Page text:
If you have no idea where to hold your reception, try hotels, banquet halls, restaurants, community centers and country clubs. Other less obvious options are country inns, historic homes or mansions, city parks, college or university facilities, art galleries, museums and boats. Each location offers its own unique style and ambiance.

Types of Facilities
There are two basic types of reception facilities: on-site and off-site. Most on-site locations provide the majority of services you will need for your reception: catering, beverages, tables, chairs, tableware, linens and serving staff, making this a very convenient option. The facilities normally charge on a per person basis, and have a minimum guest requirement. Such locations include hotels, private clubs and restaurants.

Off-site locations offer the use of the facility only, providing no other services. You supply nearly everything yourself, paying a flat fee for the use of the site. The nice thing about off-site locations is the freedom to do everything your own way. Increasingly popular for outdoor receptions is the use of party tents. Tents offer the ideal solution for couples who want to hold their celebration in a natural setting, but would prefer not to have their guests wilting under the hot sun or melting under a drizzle. Amenities range from beautiful archways and parquet floors to air conditioning and emergency generators.

In your search for the ideal site, keep in mind the convenience and comfort of your guests. The traveling distance from the ceremony to reception should be no more than half an hour by car. Depending on the season in which you will wed, you might want to inquire about air conditioning or heating. Also check on available parking or valet service.

Space Issues
While it may seem obvious to say so, the venue you choose for your wedding must have enough space to accommodate all your guests. There should be enough room in the dining area to allow for comfortably arranged seating and a reasonable view of the newlyweds for everyone. There should also be enough space between tables for you to move around the room and mingle with your guests. The facility coordinator will know the maximum number of people who can fit in the space, as well as the best table arrangements for the number in attendance.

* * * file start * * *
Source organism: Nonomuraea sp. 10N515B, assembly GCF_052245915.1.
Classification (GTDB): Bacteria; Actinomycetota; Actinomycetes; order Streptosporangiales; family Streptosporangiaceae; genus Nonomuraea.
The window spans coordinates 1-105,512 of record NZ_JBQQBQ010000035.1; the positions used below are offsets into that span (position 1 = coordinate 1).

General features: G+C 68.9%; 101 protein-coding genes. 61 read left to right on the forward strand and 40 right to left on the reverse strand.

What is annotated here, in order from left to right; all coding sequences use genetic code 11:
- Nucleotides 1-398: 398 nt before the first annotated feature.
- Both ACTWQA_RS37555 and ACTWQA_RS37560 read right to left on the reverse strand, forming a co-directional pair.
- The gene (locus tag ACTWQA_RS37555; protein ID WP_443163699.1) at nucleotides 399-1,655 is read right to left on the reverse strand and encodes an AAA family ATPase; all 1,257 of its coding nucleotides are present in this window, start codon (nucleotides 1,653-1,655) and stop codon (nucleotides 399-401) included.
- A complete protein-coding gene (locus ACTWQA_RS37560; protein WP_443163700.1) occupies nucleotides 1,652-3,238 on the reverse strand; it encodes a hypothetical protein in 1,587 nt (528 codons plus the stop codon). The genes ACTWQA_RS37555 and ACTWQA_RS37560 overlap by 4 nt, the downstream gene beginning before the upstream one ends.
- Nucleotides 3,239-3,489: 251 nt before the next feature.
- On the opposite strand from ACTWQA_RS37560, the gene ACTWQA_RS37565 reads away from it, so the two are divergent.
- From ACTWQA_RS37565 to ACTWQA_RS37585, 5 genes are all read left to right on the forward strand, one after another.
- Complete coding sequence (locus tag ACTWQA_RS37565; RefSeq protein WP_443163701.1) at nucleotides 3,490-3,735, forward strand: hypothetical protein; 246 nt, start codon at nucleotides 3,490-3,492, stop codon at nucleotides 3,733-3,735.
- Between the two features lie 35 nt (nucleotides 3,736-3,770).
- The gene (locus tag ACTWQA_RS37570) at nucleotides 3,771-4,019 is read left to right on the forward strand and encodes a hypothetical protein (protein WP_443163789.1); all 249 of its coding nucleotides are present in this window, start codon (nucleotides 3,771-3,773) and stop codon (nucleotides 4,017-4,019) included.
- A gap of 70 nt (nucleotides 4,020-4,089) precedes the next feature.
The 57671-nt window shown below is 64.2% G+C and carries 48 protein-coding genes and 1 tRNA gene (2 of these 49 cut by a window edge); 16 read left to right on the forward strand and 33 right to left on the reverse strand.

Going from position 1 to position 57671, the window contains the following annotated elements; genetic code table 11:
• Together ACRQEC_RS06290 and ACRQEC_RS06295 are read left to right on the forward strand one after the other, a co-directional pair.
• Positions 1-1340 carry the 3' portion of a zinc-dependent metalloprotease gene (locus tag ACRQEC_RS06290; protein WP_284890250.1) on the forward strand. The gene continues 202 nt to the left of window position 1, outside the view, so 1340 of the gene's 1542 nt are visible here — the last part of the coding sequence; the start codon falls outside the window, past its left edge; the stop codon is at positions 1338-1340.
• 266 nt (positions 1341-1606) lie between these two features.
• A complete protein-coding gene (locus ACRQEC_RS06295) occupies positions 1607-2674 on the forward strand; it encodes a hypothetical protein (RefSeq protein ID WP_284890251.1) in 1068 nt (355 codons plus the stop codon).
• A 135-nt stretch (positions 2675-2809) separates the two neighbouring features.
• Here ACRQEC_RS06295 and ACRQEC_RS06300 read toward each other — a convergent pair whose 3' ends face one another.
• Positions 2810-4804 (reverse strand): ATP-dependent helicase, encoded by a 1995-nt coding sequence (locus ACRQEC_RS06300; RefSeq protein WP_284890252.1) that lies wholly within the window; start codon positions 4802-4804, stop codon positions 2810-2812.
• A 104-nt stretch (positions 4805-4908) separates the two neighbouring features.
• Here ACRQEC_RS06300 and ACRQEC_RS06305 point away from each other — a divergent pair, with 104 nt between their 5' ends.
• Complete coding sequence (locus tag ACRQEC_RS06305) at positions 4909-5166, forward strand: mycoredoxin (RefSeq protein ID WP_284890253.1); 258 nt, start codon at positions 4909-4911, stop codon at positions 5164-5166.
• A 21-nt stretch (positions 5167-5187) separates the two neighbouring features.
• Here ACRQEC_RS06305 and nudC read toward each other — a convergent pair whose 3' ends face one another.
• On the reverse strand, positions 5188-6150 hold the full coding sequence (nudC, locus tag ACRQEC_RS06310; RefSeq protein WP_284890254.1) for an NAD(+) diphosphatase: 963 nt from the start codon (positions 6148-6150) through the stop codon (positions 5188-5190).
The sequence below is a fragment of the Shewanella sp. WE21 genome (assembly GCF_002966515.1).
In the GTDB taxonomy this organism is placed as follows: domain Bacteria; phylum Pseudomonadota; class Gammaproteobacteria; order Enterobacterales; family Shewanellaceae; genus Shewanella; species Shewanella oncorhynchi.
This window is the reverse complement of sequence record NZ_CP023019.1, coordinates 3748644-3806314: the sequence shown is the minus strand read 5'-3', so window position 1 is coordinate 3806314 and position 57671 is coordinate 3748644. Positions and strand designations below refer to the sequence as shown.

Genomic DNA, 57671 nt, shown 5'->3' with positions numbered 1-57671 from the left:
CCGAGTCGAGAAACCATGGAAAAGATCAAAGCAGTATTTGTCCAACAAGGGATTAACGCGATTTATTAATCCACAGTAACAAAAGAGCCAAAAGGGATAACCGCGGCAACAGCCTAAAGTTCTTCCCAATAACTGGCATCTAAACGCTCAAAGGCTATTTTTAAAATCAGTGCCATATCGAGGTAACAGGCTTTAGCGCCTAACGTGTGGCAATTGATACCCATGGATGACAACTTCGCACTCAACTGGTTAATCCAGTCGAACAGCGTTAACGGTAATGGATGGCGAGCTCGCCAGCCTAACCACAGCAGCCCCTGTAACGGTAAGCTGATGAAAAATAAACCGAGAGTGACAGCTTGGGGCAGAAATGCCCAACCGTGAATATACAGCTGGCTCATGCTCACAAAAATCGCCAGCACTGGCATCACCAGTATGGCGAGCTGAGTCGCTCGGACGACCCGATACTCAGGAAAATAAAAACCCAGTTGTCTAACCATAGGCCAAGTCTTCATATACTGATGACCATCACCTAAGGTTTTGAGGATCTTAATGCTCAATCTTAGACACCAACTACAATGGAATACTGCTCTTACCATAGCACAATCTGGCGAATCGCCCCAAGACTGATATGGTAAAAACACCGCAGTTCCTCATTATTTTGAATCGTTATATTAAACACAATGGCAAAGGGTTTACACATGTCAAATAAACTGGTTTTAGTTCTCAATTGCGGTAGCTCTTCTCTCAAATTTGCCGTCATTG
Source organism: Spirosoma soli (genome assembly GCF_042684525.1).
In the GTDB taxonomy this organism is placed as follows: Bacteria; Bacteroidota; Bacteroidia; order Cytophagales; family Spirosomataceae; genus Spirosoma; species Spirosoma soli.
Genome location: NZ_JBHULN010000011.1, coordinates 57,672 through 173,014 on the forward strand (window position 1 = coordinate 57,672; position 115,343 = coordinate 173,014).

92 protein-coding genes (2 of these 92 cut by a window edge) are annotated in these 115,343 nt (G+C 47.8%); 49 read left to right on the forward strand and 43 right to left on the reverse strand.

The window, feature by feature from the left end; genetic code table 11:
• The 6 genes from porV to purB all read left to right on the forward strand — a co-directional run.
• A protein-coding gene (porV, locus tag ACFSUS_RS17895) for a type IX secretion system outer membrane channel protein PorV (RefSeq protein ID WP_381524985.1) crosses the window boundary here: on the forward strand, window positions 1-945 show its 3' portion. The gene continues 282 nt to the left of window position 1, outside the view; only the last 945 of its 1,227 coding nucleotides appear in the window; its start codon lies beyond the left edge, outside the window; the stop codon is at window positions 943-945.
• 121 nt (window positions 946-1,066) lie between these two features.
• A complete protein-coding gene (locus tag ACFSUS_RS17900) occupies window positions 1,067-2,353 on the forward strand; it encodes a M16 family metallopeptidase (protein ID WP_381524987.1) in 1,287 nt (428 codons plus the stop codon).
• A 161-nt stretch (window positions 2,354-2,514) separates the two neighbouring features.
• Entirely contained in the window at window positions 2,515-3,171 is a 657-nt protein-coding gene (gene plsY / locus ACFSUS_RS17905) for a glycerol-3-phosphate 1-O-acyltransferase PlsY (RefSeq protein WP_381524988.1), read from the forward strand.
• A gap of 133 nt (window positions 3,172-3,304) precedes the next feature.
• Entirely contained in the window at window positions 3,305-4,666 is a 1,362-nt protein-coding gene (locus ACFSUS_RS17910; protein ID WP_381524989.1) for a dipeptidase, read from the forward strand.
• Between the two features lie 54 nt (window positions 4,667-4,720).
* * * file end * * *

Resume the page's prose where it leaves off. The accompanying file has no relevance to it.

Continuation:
Privacy Issues
If your venue does multiple events, find out if there are other bookings at the same time or on the same day as yours. If so, ensure that there will be adequate privacy and separation for your celebration. There should also be ample time in between events to allow your caterer or other service people to set up or break down your party.

 Entertainment Issues
Whether you intend to have a DJ or a band, inquire about possible restrictions regarding the type, volume or duration of music. Be sure to confirm that there is an adequate power supply for speakers, mixers and amplifiers, or good acoustics for string and wind instruments. Some sites have built-in public-address systems which can be used for introductions and toasts. If your site of choice doesn’t offer this equipment, make sure your DJ or musicians can provide it.

First Impressions
Your guests will get their first impression of your reception as they enter the building. But first they have to be able to find it. Clear signage indicating the way to the reception or cocktail area is a must. Whether your party starts with cocktails and hors d’oeuvres outside on the terrace before moving indoors for the meal and dancing, or the entire celebration is held in one room, make sure there is adequate space to receive everyone and to serve your guests while they await your arrival. You don’t want a backlog at the entrance because the doorway is too narrow.

People Power
As with any event, there should be a designated person to keep the event running on schedule. This key person may be a wedding coordinator, your caterer or the facility manager. They’ll be responsible for timing of the cocktail hour, prompting your guests for the meal, cueing the musicians for the first dance, and coordinating with the emcee for the champagne toast, cake cutting, bouquet and garter toss. If this person is affiliated with the facility, make sure you meet them and are comfortable with their style before you book.

Cost Considerations
Rates will vary significantly depending on the type of location, the number of guests to be accommodated and the time of year. Generally, the fee for a room rental is based on usage for a specific period of time, usually four to five hours. If you anticipate your reception running longer, confirm all additional charges. Typically, these charges will be based on half hour increments.
All of the details for your reception should be delineated in a contract signed by you and the facility’s representative. To secure your date, a 50 percent deposit is usually required with the balance due on the day of the event. You may want to check on the refund policy in the case of a cancellation.

Down to Details
As you’re find wedding locations that seem to suit your style, ask vendors about the following policies: catering, alcohol, bad weather, contingency plans, staffing availability, parking, decorating, deposits, refunds and insurance. Before signing the contract make sure you’re comfortable with the answers they give.